Owen Smith MP (Labour, Pontypridd) is the Shadow Secretary of State for Wales
Fifteen years after devolution, and nearly three years into the coalition government, we are starting to see clear differences emerging in the delivery of public services between the constituent parts of the United Kingdom.
In opposition in Westminster, there is much we can learn from the Labour-run Welsh government, and, as we develop our manifesto for the 2015 general election, we should be taking forward the best ideas from all parts of the country.
One Nation Labour is about protecting our public services for the future and ensuring they deliver more even when money is tight. The need to radically reform the way we deliver services to the elderly, those with long-term disabilities or health conditions cannot be ducked any longer.
With our ageing population leading to huge financial pressure on services, we’ve not done enough to ensure patients are treated with dignity and receive care that meets all of their needs, whether health or social, physical or mental.
A National Health Service that meets the needs of the whole community, publicly owned and financially sustainable for the long-term, is at the heart of Ed Miliband’s One Nation vision.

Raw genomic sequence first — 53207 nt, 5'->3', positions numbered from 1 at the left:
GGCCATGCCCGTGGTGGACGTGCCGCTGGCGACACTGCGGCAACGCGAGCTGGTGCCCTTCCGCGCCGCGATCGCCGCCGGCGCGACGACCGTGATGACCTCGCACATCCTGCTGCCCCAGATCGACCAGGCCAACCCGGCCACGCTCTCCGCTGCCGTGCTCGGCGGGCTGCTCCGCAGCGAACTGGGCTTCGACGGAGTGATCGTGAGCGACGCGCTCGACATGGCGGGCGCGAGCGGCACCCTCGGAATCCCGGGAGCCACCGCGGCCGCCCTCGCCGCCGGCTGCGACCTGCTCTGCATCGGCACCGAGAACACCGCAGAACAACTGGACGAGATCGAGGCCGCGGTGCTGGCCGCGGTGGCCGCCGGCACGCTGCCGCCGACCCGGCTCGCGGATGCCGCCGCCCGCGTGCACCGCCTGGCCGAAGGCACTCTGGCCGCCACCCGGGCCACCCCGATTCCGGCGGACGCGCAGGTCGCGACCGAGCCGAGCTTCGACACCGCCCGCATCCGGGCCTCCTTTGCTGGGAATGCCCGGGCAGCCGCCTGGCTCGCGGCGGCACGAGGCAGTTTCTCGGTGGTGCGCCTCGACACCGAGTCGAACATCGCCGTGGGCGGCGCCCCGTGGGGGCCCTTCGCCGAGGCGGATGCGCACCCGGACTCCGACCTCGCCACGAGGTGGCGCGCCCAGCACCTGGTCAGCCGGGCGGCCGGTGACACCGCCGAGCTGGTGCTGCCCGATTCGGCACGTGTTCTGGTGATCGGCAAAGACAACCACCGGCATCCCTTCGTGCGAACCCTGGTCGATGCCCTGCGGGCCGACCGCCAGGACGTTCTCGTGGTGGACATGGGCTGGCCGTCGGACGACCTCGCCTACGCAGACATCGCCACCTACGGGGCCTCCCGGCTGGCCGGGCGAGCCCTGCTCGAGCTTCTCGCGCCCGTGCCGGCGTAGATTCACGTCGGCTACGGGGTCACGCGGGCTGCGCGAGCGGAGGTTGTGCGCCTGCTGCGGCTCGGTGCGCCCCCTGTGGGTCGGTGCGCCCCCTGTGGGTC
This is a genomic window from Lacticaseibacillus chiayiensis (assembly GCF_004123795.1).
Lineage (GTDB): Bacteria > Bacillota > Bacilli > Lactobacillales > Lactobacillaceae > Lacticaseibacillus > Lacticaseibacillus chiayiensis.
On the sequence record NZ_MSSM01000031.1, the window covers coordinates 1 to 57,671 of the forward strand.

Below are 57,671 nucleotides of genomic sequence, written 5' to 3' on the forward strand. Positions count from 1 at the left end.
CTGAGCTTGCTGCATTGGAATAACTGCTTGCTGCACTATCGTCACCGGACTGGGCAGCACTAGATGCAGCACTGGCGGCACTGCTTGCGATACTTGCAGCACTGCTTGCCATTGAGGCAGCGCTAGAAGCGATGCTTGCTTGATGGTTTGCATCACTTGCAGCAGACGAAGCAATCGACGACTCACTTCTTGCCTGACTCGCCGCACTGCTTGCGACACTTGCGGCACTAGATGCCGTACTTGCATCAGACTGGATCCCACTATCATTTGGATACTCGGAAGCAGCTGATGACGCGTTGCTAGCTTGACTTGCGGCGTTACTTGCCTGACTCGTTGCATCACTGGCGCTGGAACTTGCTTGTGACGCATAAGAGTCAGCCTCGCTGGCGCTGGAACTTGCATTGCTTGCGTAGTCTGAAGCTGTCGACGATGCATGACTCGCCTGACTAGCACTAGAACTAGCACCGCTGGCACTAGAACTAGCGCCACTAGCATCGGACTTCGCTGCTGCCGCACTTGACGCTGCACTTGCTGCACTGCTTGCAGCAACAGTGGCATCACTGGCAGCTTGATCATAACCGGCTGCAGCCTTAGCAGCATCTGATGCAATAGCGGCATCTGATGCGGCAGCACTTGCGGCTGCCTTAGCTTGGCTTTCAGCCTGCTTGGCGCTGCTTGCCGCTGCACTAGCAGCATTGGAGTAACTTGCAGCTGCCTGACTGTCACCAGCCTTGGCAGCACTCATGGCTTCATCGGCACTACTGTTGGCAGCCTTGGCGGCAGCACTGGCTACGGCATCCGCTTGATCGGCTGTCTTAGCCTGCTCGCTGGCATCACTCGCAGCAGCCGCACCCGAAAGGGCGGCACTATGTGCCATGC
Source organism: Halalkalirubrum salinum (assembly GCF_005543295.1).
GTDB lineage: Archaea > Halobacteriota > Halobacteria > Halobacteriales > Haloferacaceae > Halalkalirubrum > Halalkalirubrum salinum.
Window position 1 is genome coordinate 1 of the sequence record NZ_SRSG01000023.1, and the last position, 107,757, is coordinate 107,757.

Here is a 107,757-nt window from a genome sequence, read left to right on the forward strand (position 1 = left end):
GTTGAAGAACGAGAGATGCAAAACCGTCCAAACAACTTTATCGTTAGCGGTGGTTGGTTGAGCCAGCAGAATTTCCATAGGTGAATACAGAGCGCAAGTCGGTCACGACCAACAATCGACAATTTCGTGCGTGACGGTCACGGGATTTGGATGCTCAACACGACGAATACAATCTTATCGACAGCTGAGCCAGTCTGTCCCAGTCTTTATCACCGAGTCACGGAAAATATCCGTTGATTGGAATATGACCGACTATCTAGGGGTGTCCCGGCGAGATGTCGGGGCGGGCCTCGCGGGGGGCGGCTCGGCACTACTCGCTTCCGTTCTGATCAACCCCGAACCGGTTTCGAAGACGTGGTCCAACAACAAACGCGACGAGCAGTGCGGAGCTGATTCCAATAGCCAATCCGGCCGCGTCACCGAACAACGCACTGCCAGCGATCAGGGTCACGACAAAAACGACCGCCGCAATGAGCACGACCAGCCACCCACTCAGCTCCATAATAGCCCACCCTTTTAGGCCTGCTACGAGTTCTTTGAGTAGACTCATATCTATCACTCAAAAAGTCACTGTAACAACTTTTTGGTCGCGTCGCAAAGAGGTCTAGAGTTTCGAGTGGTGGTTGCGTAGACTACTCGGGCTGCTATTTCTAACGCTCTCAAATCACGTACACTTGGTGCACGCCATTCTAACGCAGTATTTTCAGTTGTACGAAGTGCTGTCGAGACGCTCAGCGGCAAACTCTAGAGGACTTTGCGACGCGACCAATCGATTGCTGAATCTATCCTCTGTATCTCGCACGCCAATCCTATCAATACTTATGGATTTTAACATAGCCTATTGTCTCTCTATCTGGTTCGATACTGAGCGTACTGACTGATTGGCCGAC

Last month Andy Burnham set out his ideas for reform in an ambitious speech to the Kings Fund think tank. At the heart of his proposals is a vision of ‘Whole-Person Care’. To achieve this, he argues, there needs to be a single service bringing together physical health, mental health and social care, and a single budget to prevent the perverse incentives under the current system.
Put simply, too many older people end up in expensive hospital beds, when cheaper preventative services would keep them at home for longer. Yet local authorities are forced to ration social care services because of budget cuts, while hospitals get paid for every patient who ends up being admitted.
It is not hard to see how the financial incentives in the system force people into secondary care, when all the evidence points to community services being more effective and, most importantly, people prefer care at home.